Westerners have killed the concept of reincarnation far too many times. The new sci-fi thriller Criminal, in which modern science gives a bad dude another crack at life, isn’t openly spiritual in any way. But it is a reincarnation film at heart, marinating in the past lives of other movies (Face/Off, Self/Less) that stick one person inside another person. Criminal gameifies the idea of a movie as an “empathy machine” in an unsavory way: The otherwise irredeemable figure at its center finds redemption by swapping out the worst part of his self with the best part of someone else’s.
Kevin Costner — who, through the peaks and valleys of his career, has proven to be Hollywood’s master of the death-rebirth cycle — plays Jericho, a prison inmate whose total lack of a moral compass makes him the perfect test subject. His frontal lobe had been damaged as a child, we learn, rendering him a Phineas Gage-like figure: totally unable to distinguish between right and wrong, or to respond to discipline. We don’t see Jericho actually exhibiting this exceedingly rare neurological malady, though, because immediately after his condition is explained, he’s whisked off to London by Gary Oldman’s grizzled CIA director and the world’s most gentle mad scientist (Tommy Lee Jones), who stick a dead agent’s memories in the missing part of his brain in order to catch a cyber-terrorist. The dead agent, played by Ryan Reynolds in a glorified cameo, is named “Bill Pope,” and let’s pretend that’s an homage to the cinematographer, because it’s more fun that way.
What happens next, well, let’s just say it’s fitting for a movie about half a brain. Jericho’s not a Jekyll-and-Hyde split personality — it’s more that as he recalls generic goodness from the dude now sharing his cerebral cortex, those memories slowly turn him into a better person, even though we never had a clear sense of what kind of person he was to begin with. His new memories give him some French skills and the flickerings of a conscience, though not all at once, which is why he first murders several government agents and starts cutting a wide swath of destruction through London. Director Ariel Vromen (The Iceman) and co-writers Douglas Cook and David Weisberg (The Rock) don’t seem to know what kind of man they’ve created, which is supposed to be the characters’ concern, not the filmmakers’.
Still a wanted criminal, Jericho nevertheless prances across London at will, occasionally tracking down Jones’ doctor to babble about how much his head hurts. Costner, who spends the whole movie with an unpleasant surgery hole in the back of his neck, gives a confusing performance: giddy and cracking wise when he’s behaving badly, even though he’s not supposed to be aware of the moral choices he’s making (so how could he be excited when he, say, steals a car?). At least he seems to be having fun while he renders an ever-more-incoherent meaning to the phrase “out of character.” Jericho’s brief Bill-visions are limited to the usual home movies, like long strolls on the beach with his wife — images that offer him no practical argument for good deeds beyond the promise of a pretty face at the other end. Somehow, a redemptive arc that the filmmakers force on their hero through total frontal lobotomy has trouble feeling natural.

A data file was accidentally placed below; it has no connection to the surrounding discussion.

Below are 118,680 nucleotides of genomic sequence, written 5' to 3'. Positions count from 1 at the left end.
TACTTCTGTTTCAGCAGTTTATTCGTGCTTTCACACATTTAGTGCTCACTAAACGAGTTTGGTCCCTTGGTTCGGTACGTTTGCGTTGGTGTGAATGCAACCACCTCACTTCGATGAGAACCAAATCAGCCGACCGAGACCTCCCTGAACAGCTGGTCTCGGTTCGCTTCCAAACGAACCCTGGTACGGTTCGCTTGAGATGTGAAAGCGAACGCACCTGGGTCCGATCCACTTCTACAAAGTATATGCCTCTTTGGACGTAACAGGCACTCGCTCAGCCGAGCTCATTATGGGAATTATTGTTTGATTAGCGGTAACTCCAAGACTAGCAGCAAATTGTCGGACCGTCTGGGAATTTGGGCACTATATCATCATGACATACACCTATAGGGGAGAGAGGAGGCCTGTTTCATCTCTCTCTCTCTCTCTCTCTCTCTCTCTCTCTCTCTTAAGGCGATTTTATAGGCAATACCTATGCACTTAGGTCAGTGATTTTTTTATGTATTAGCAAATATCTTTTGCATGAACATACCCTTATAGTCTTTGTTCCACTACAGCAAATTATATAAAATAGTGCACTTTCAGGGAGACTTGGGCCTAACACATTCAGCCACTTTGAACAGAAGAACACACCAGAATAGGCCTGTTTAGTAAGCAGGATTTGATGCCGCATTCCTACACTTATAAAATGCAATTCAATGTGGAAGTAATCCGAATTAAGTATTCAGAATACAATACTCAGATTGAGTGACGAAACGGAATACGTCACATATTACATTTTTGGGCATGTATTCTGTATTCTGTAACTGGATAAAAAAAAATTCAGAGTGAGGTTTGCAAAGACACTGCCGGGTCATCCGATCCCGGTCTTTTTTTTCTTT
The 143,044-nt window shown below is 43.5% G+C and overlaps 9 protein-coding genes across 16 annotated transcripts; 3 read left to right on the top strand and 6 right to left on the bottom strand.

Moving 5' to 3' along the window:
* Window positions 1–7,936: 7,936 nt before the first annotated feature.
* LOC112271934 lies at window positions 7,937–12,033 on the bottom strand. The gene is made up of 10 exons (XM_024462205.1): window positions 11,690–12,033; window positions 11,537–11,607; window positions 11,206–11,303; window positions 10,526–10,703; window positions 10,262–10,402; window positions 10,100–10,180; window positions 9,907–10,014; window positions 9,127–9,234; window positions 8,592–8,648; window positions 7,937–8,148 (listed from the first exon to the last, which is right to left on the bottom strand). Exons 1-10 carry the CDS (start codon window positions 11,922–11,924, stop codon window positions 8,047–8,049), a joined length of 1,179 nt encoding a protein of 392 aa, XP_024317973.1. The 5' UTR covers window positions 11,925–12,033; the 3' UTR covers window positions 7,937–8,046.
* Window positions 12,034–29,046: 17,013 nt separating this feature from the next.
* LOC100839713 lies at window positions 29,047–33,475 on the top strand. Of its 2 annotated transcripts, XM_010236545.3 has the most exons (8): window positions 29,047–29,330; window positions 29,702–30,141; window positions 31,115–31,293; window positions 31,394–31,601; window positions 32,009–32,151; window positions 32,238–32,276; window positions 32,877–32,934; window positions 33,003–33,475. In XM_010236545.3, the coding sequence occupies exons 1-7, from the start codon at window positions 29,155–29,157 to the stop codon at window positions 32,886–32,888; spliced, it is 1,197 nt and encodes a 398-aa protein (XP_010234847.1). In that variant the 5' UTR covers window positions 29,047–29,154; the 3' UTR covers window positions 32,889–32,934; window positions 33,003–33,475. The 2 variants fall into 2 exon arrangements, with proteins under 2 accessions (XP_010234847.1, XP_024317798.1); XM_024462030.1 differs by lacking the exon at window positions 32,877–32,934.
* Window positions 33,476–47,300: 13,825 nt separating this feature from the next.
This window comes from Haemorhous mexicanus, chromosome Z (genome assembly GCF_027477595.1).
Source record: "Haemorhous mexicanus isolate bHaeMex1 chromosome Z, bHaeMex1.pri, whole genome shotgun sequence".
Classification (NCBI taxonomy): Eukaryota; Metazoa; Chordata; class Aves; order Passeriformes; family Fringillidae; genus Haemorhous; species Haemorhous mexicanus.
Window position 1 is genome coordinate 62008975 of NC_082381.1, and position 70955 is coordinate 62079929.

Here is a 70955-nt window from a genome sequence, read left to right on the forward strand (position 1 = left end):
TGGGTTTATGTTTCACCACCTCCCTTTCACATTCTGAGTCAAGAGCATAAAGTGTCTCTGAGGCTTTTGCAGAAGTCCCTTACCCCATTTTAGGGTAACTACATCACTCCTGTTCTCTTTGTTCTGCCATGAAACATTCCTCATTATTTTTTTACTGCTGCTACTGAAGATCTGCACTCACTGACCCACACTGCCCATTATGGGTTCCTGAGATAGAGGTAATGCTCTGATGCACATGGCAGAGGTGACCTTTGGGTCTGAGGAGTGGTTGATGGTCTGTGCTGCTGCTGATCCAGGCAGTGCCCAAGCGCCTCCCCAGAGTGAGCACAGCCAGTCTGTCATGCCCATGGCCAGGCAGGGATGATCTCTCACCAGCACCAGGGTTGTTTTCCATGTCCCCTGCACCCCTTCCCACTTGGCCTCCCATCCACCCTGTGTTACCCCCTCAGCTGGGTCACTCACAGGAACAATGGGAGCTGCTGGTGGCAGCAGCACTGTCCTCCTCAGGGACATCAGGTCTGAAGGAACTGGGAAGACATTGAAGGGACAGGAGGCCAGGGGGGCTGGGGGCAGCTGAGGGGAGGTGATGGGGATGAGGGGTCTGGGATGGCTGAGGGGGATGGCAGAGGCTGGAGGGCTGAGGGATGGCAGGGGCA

Whatever the-critics-just-don’t-understand nuances Criminal‘s makers may have buried would still offer no excuse for the atrocious way the film handles the character of Bill’s widow, Jill (Gal Gadot). Picture this: not two days after she receives word of her husband’s death, Jericho, a violent stranger on the lam, breaks into her house and somehow overrides her security alarms. He gags her and ties her up to her own bed, very nearly raping her before making a detour into her daughter’s room, leering over the small girl until finally escaping with a crisis of conscience. The next day, the same man breaks into her home again, this time insisting he’s been implanted with the memory of her dead husband and that he’s actually on her side.
The ebb and flow of this film denies Jill the chance to be even a little bit indignant at this mystery man who violated her in her own home while she was in a state of emotional distress. Jericho was afforded the screentime to leisurely assault her, but now there are hackers on the loose, so there’s no room for her to, in turn… I dunno, at least slap him or something. Instead, Jill allows her daughter to embrace her attacker like a surrogate father, with an adult screenwriter’s interpretation of a child’s innocence (hand-holding, stuffed-animal playing) that would cause cavities even if it hadn’t immediately followed an unanswered attack on Wonder Woman.
These sort of movie tricks poison any pleasures that are to be gained from watching Costner’s one-man Grand Theft Auto. Criminal at least appears to be shot coherently (though not by Bill Pope, sadly). But all the capable techniques in the world can’t gussy up the empty morality at its core: a rotten self that would carry over into this movie’s next life unless true penance — and not just the empty beach-frolicking kind — is paid.